- The Washington Times - Thursday, March 6, 2003

VICTORVILLE, Calif., March 6 (UPI) — An apparent assault by fellow inmates at a Southern California prison left "American Taliban" John Walker Lindh with minor injuries earlier this week, the FBI said Thursday.

The FBI was investigating the alleged attack, which came to light through an anonymous tip to the San Bernardino Sun that indicated the assault was allegedly carried out by one or more members of a white supremacist gang at the federal prison in Victorville.

"It is still ongoing," Cheryl Mimura, an FBI spokeswoman in Los Angeles, told United Press International. "He did receive some minor injuries, so he was assaulted."

Mimura said further details of the investigation and any possible charges would not be released until the investigation was completed.

The Sun said Thursday that a voice-mail message left at the newspaper's office Monday night by an unidentified male stated that the 21-year-old Lindh "was assaulted this night by a white-supremacist organization that is imprisoned there."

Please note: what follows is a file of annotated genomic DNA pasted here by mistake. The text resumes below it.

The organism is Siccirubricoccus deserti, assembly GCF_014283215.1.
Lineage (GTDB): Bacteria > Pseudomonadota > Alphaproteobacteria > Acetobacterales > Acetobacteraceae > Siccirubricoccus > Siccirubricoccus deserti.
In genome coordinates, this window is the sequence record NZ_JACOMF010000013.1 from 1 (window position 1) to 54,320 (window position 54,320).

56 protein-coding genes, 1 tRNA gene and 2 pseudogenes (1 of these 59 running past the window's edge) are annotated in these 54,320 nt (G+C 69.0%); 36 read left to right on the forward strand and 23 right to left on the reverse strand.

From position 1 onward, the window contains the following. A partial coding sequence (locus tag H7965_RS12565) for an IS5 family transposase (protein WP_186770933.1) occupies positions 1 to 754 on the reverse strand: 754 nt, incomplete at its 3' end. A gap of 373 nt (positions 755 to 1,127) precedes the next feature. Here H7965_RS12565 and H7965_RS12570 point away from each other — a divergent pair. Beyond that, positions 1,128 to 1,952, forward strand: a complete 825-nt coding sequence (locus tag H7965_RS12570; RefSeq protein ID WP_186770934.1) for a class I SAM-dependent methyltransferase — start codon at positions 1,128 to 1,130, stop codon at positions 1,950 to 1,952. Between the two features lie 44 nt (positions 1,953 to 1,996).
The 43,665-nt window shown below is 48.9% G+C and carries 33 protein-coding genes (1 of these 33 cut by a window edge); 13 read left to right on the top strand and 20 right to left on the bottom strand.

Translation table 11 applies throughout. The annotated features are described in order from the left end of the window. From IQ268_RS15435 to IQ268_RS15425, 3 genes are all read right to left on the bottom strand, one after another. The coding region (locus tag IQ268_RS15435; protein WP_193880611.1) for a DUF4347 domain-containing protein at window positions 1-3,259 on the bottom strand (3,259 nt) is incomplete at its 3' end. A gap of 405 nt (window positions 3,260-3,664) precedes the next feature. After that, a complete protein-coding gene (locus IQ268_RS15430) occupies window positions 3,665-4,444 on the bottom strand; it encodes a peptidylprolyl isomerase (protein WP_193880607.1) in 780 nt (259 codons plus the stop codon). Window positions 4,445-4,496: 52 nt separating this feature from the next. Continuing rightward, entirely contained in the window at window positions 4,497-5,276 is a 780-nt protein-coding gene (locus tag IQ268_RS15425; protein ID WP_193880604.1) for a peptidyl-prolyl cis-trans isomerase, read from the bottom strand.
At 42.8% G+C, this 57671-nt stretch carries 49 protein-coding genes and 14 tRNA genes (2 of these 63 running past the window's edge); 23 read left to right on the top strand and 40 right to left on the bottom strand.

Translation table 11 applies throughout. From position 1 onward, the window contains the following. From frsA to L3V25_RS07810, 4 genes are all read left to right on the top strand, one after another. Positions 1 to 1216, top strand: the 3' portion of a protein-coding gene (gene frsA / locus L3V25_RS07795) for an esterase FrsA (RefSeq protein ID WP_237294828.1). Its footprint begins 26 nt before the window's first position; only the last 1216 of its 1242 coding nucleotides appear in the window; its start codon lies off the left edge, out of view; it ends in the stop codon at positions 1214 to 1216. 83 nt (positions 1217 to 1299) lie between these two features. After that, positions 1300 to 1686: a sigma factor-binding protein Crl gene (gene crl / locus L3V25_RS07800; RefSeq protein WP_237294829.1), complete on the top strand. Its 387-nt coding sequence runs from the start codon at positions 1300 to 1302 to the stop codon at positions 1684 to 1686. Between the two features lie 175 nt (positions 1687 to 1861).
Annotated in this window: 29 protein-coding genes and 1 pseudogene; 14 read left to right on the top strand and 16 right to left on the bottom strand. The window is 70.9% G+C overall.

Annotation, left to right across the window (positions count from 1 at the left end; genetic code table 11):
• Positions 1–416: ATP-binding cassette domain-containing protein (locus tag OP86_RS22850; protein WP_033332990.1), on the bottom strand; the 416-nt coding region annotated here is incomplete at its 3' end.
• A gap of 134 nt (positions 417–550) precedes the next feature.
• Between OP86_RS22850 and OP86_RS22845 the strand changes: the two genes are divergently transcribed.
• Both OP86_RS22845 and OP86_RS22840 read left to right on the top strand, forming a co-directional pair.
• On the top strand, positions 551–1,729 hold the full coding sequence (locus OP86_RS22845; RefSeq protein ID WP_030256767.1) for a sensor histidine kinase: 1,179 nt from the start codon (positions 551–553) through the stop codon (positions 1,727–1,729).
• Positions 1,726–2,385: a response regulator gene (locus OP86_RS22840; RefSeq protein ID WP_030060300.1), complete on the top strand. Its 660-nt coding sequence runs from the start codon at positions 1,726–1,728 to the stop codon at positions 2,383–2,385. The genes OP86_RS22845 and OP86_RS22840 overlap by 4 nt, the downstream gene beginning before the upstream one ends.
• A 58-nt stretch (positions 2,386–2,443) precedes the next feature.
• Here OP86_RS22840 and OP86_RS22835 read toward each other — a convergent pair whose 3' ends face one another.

Prison officials declined to comment on the attack or on the reputed white supremacist gang.

A source at the prison told the Sun that Lindh had been moved into the general inmate population last month and was working on an indoor cleaning detail under close scrutiny of guards at the sprawling medium-security facility located around 50 miles northeast of Los Angeles.

He has since been placed in a solitary-confinement unit for his protection, according to the source.

"Walker Lindh remains safely housed at Victorville," Don Dunne, a spokesman for the Bureau of Prisons in Washington, told the Sun. "He is being housed there in a unit that is consistent with security needs."

Lindh, born on the East Coast but raised in Northern California's affluent Marin County, was sentenced to 20 years in prison for joining ranks with the Taliban in Afghanistan and taking up arms against the U.S.-backed Northern Alliance during a bloody prison uprising.

Lindh's enlistment with the radical Muslim Taliban apparently drew him some initial support among Muslim inmates at Victorville, who admired his commitment and for a time they acted as his volunteer bodyguards. That protection disappeared, according to the Sun's source, after the inmates decided the American Taliban was not militant enough for their taste.

(Reported by Hil Anderson in Los Angeles)

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